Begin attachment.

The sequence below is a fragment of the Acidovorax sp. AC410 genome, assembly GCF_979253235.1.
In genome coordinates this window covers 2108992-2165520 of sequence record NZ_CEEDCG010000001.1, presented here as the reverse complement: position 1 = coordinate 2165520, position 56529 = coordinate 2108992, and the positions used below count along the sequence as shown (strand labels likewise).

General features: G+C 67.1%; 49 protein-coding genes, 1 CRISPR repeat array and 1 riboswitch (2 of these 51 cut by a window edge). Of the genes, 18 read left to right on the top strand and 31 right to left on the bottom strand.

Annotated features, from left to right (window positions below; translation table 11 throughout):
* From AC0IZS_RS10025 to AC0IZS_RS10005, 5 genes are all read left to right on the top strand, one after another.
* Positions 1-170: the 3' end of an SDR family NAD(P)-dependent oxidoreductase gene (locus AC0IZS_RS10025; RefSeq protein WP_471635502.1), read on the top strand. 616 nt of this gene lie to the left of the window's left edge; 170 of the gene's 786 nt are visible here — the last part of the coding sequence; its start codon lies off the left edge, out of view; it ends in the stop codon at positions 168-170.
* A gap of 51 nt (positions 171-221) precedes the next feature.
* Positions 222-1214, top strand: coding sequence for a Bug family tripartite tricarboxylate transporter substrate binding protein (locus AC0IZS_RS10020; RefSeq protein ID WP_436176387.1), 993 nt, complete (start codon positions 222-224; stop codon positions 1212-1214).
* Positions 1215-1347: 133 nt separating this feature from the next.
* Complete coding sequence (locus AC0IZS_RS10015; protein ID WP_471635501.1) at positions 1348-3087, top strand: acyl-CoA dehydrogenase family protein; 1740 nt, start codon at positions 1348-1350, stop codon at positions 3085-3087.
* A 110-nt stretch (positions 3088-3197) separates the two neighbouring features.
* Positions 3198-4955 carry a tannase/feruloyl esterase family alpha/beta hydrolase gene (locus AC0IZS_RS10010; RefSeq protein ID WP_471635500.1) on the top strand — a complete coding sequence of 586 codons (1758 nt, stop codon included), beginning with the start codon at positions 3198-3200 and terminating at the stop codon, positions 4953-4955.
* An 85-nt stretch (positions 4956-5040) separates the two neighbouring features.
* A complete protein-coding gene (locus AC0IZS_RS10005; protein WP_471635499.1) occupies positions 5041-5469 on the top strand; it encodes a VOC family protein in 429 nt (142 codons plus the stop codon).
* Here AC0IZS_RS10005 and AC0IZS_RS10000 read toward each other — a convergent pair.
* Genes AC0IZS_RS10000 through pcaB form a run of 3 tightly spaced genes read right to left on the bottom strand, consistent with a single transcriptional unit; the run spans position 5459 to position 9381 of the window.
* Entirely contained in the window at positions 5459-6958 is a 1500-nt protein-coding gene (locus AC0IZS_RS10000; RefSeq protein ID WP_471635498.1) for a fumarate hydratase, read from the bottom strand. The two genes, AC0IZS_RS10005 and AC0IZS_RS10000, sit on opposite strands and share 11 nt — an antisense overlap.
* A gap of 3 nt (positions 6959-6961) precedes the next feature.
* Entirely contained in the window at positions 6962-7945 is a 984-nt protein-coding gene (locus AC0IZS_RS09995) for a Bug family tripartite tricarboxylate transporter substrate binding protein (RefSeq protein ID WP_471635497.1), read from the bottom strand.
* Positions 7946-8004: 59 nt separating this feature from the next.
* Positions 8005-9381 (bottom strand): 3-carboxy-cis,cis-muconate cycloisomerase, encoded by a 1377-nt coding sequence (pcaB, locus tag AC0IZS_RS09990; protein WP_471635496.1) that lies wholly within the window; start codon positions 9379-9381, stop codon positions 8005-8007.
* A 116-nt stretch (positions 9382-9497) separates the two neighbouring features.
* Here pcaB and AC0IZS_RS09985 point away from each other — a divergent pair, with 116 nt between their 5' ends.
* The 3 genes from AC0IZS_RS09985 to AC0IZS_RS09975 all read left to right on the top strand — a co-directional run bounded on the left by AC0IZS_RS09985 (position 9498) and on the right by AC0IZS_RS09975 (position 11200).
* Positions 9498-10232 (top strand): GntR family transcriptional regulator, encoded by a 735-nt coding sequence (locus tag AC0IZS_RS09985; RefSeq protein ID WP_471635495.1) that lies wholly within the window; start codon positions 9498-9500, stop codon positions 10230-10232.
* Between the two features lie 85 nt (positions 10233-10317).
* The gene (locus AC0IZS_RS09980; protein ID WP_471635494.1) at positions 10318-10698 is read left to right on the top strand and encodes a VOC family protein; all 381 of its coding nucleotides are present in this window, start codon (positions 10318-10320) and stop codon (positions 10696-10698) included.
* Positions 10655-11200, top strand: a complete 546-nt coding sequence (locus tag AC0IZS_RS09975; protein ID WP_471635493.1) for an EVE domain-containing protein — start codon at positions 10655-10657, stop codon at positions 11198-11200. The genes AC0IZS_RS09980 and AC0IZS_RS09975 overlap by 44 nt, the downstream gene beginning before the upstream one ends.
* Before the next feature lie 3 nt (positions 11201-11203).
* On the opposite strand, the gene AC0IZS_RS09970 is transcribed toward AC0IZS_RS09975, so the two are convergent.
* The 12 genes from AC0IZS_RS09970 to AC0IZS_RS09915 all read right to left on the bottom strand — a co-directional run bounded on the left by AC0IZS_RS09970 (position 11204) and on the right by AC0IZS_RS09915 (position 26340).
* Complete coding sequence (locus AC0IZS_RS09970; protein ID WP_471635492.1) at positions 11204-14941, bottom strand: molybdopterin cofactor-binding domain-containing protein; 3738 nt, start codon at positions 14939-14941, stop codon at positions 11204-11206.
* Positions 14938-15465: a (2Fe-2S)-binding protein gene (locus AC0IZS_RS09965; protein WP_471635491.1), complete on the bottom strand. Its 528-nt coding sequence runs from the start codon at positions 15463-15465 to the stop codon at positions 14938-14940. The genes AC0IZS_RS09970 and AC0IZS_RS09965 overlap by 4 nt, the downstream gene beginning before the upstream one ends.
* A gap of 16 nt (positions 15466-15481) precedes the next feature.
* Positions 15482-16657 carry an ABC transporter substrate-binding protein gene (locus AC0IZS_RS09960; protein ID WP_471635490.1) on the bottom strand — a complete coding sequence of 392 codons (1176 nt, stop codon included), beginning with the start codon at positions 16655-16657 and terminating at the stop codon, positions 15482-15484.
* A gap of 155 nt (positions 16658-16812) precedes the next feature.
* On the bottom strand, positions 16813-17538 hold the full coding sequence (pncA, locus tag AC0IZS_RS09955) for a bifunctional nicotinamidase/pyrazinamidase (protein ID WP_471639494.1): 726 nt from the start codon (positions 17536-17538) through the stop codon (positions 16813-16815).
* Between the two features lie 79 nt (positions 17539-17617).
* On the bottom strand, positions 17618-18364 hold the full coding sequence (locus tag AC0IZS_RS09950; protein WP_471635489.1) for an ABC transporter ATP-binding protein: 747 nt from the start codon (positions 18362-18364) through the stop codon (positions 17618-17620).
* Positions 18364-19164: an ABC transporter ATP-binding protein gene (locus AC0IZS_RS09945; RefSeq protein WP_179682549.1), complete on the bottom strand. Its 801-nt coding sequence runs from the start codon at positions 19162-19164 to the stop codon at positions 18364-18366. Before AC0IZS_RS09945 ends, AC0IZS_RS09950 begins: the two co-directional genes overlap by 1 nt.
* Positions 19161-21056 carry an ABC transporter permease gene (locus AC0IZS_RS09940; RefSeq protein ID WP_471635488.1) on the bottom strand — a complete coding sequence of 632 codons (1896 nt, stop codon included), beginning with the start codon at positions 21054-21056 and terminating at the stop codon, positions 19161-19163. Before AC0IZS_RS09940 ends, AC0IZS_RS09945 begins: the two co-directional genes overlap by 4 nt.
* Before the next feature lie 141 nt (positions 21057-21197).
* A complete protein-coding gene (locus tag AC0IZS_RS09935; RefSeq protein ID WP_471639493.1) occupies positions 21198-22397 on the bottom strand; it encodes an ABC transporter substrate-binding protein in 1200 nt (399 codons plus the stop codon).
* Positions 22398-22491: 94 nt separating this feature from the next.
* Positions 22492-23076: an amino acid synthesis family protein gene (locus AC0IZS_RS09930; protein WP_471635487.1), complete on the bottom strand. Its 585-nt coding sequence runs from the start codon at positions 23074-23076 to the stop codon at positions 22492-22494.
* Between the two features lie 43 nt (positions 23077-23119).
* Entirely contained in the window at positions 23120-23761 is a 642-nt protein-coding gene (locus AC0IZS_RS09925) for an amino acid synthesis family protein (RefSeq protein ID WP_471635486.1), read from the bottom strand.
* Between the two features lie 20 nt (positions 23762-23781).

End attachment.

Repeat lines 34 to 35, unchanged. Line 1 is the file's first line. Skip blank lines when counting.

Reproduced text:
* A gap of 16 nt (positions 15466-15481) precedes the next feature.
* Positions 15482-16657 carry an ABC transporter substrate-binding protein gene (locus AC0IZS_RS09960; protein ID WP_471635490.1) on the bottom strand — a complete coding sequence of 392 codons (1176 nt, stop codon included), beginning with the start codon at positions 16655-16657 and terminating at the stop codon, positions 15482-15484.